The Masons I have known have been some of the most charitable people in my life. Sure, we still have tempers and 'hot buttons' and we can become frustrated like anyone else. We are human, after all. But the Brotherly love of the Lodge is like cool water on a summer day (I mean a real summer, here in Arizona; not those 'warm spells' they get elsewhere). Ponder this: Are we drawn to it or does it move through us?
- Patrick S. Zech -
- Senior Warden - 2016 -
Commitment: 1) A promise to do or give something; 2) A promise to be loyal to someone or something; 3) The attitude of someone who works very hard to do or support something. Synonyms: Dedication, devotion, loyalty, fidelity.
I start out my input this month with a simple definition of an often used but seldom fulfilled word. It was prompted by the fact that to say the least, I am saddened by the recent lack of attendance and involvement to Stated Meetings and Degree work. I joined Freemasonry in an effort to spend time and effort in the quest to become a better man and to meet and spend time with men of like mind and character. Remember the phrase, “By being a man, Free-born” - Free-born, really? I know the reference may seem like a relic, but Masonry is an international organization, and slavery and indentured servitude does still exist in the world. This statement is really about the ability to choose! Yes, we still include "free-born" in the requirements. At its core, this means that in order to be a Mason, a man's time must be his own. A slave or indentured servant cannot commit his time because it is not his to give. It's also symbolic of the fact that Masonry is something to which you must devote you time in order to benefit from it, and if you do not have the time to spend, you shouldn't join.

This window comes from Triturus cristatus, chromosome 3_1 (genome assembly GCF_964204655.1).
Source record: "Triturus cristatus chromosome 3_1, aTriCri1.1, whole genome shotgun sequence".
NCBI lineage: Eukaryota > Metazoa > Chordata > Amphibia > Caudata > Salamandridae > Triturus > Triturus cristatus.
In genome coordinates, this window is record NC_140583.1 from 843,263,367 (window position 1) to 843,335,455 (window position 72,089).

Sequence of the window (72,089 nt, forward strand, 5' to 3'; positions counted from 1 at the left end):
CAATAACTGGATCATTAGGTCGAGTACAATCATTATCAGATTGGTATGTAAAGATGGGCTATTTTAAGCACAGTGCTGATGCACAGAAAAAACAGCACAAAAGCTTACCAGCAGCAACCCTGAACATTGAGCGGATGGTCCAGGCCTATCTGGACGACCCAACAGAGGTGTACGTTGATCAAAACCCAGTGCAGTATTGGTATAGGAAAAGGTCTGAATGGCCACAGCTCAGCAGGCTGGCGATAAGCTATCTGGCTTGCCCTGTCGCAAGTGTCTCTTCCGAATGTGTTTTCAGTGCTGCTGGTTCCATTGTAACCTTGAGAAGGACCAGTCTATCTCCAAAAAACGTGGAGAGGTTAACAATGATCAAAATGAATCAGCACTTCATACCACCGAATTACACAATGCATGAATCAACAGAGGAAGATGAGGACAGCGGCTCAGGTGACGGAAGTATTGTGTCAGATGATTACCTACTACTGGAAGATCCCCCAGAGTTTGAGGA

In Masonry we learn of the 24 inch gage and how to divide our time. Time management is not a new issue! Yes, I know we have busy lives. Yes, I know we have other things that pull us away from activities. Yes, I know we have made other commitments. Do we need more opportunities to be involved in the lodge, YES! But we also require people to make those other activities a reality. Moreover, I believe this also speaks to a higher calling and the choices we make about keeping our word (or solemn obligation) and the associated actions required about how we choose to live our lives.